The morning light was loud and the church roof radiated white. Inside, people and piano proclaimed, but outside I hummed my own tune.
Found Forgottonia is a project built of memories and stories through instant film and hint fiction.
Forgottonia is an area in Western Illinois that sits between the Illinois and Mississippi Rivers. It is remembered as the 51st state that never existed. Forgottonia tried to secede from the Union in 1971 due to the lack of attention received from the government in regard to transportation. It is a land of abandoned buildings, weathered warehouses, and dilapidated barns.
With this project, I am resurrecting Forgottonia. The film and fiction pair well to evoke faded memories. Though the subjects of the images are unnamed, coordinates are provided to encourage discovery and creation of new narratives.
Along with each picture is a piece of hint fiction (25 words or fewer) that provide a small peek, a glimpse that suggests a larger, more complex story, within a vast landscape of ideas and memories forgotten.
Found Forgottonia is a project created to memorialize where I came from and provide an interactive roadmap for others to engage in its beauty.
The cobbler yelled sizes at passersby below. Soon business was booming and the townspeople sought fortunes on the tissue paper stuffed in their shoes.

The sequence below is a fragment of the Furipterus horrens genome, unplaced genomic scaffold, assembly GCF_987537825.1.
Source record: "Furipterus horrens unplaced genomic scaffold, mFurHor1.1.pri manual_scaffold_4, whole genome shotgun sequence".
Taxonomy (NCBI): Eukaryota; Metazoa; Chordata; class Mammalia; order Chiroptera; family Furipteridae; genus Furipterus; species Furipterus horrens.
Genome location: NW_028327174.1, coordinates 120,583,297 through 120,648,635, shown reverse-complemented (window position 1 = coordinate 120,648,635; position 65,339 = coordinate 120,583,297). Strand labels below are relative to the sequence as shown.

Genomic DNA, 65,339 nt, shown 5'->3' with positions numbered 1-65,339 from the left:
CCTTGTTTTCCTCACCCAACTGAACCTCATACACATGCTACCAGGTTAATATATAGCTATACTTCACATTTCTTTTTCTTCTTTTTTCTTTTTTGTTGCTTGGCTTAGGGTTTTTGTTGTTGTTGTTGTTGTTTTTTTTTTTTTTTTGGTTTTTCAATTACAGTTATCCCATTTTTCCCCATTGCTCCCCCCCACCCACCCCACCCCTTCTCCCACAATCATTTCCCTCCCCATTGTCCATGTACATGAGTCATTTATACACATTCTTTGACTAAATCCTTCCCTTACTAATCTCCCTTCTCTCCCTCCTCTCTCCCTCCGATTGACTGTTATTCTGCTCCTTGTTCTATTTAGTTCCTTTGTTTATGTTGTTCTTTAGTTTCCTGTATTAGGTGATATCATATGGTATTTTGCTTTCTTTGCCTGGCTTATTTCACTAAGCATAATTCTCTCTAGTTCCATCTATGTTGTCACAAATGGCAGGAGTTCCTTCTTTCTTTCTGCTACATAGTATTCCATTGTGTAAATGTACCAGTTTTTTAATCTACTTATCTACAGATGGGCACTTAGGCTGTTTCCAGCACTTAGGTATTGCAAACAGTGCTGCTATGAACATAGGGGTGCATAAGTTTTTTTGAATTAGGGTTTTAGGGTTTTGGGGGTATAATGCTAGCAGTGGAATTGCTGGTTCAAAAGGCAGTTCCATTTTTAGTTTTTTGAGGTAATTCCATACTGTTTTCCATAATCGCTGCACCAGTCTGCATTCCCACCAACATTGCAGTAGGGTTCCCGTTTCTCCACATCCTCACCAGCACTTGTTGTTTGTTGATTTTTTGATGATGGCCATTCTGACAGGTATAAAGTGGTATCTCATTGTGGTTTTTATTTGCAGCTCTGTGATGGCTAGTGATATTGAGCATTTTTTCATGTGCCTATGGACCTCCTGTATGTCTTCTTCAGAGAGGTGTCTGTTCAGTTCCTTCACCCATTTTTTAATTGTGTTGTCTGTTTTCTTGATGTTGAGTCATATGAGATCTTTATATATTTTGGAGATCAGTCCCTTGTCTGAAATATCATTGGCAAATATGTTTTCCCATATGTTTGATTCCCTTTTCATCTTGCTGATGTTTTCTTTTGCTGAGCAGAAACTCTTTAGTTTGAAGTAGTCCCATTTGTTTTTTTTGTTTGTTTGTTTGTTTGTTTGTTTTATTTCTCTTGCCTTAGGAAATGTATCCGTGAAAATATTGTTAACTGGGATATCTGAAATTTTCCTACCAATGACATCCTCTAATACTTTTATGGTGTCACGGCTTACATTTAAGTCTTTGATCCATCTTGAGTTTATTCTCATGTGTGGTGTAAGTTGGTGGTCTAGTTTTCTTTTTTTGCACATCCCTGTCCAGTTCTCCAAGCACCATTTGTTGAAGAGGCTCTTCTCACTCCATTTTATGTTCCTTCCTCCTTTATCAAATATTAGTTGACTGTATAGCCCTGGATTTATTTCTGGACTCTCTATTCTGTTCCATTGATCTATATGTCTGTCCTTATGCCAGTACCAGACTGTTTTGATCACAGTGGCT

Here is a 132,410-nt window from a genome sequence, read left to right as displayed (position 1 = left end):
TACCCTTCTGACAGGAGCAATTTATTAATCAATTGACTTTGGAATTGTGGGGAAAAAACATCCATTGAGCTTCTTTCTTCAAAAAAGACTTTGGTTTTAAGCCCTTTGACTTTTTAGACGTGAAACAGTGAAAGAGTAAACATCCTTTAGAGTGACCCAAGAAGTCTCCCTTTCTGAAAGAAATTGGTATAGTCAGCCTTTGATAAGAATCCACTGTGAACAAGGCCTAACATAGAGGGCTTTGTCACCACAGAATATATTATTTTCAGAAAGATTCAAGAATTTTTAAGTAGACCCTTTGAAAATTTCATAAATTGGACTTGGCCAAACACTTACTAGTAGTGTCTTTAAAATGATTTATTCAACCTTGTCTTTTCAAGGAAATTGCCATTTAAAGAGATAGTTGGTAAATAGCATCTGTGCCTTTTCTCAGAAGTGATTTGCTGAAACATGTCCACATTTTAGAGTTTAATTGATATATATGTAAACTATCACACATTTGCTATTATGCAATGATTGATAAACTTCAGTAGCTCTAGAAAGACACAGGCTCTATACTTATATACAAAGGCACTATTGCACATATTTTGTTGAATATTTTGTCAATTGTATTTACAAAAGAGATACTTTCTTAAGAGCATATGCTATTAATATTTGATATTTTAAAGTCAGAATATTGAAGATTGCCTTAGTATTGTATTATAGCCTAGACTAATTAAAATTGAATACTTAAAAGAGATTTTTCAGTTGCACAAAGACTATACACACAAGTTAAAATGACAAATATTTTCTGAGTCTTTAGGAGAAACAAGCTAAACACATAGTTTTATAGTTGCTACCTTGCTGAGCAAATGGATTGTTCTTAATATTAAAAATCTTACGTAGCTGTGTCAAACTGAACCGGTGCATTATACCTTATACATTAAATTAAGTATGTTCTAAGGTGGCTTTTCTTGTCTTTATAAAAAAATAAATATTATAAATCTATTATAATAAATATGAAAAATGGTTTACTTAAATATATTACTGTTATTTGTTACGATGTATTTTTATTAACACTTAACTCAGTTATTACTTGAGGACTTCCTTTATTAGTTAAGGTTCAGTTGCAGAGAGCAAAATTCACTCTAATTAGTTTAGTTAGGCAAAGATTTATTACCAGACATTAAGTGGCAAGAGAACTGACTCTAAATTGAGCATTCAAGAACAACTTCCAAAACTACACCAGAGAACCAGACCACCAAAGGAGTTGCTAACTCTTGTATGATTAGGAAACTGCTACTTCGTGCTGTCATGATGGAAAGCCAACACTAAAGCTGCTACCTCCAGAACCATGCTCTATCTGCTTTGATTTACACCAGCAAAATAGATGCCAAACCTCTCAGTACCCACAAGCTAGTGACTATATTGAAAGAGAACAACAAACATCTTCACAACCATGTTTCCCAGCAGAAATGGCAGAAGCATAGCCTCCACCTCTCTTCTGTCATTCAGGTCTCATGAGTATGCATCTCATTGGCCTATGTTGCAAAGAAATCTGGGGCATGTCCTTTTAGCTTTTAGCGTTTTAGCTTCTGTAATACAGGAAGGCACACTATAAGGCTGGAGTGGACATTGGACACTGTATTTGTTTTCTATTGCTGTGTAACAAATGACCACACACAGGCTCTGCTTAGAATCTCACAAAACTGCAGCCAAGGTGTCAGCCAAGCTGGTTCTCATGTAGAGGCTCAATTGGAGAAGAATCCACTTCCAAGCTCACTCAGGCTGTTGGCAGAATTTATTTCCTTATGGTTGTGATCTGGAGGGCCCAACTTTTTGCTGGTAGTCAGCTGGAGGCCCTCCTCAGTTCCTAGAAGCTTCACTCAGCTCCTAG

“This is where my parents met. Mom said it grows in beauty each year.”
“And your dad?”
“He thinks the city should tear it down.”
My brother named her Maude. Planned fishing trips, but never got her running.
Driving Maude to Troublesome Creek today, his ashes on the bench seat.
When she bought the sedan she envisioned road trips with friends, not a car seat and baby talk through the rear-view.
His eyes were broken out windows. He sat alone on the porch while others were inside, gathered around food, telling stories about her.
He got an erection. He tucked it underneath the waistband of his pants and stood still while people passed him.
“Worked my ass off for others to sit on thrones,” said Pops, as he cracked another beer. “Everything is shit now, son.”
Should’ve stayed on the bus. Driver wouldn’t have noticed. When the bell rings, I’ll crawl under the bleachers and remain unseen.
We used to climb to the top and contemplate the future until Adam slipped and met the concrete, the sound never forgotten.